UK Telegraph Admits Quoting from Fake Twitter Account for Libyan PM After i

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The UK Telegraph added this editor's note to acknowledge publishing a tweet from a fake account. (Credit Telegraph, screenshot)

The UK Telegraph has admitted to publishing a tweet from a fake Twitter account for Libyan Prime Minister Ali Zidan, after iMediaEthics’ inquiry.

Zidan doesn’t have his own Twitter account, but someone is tweeting from the account @AliZidanPM, as iMediaEthics has written. The Daily Mail, Reuters, The Telegraph and other outlets quoted from @AliZidanPM account after the real Zidan was briefly kidnapped this month, but the account was phony.  Reuters retracted its story and the Daily Mail tried to cover up its error.

The Sunday Telegraph‘s chief foreign correspondent Colin Freeman e-mailed iMediaEthics this week about the Telegraph‘s publication of a tweet from the account.

Freeman wrote:

“We have now established to our own satisfaction that the Twitter account you mentioned in your earlier email was not that of the Libyan prime minister, and have appended the footnote beneath to the liveblog in question.”

While the Telegraph left the fake tweet intact on its live blog about Zidan’s kidnapping, at the bottom is this editor’s note:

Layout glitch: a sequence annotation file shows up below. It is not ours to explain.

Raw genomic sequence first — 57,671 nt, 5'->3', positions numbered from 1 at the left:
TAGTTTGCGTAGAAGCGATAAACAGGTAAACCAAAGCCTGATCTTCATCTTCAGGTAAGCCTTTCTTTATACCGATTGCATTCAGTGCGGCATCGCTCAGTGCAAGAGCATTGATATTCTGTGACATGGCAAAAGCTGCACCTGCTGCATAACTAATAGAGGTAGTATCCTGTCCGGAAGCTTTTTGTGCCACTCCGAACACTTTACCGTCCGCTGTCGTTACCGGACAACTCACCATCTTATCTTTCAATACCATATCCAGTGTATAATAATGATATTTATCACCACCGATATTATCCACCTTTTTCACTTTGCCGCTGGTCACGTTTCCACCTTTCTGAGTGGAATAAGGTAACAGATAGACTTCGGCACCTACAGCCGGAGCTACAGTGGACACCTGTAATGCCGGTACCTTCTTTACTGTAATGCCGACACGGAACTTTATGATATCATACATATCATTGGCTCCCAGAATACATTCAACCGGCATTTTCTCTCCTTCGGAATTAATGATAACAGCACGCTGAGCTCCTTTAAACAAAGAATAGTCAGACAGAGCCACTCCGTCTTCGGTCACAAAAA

“Editor’s note – the entry in the above live blog at 11.25, quoting a Tweet from the Libyan prime minister saying that he had been freed, was later revealed to be from a Twitter account that had no connection to the prime minister of Libya or his office.”

The blog entry at 11:25 still reads:

“Ali Zeidan has just confirmed on Twitter that he is free, and is fine.
“His captors wanted him to resign, he said.

“I am fine, thank God. If the aim of the kidnapping operation was for me to present my resignation, then I won’t resign. We are taking small steps, but in the right direction. *”

iMediaEthics asked Freeman if the Telegraph would consider replacing the live blog entry of the bogus tweet with the editor’s note.

Freeman responded: “Sorry, that’s the way that we’ve deemed it best to be done, as it will be more easily visible at the bottom than half way through. In any event, the live blog is unlikely to be re-read by many people.”

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UK Telegraph Admits Quoting from Fake Twitter Account for Libyan PM After iMediaEthics Inquiry

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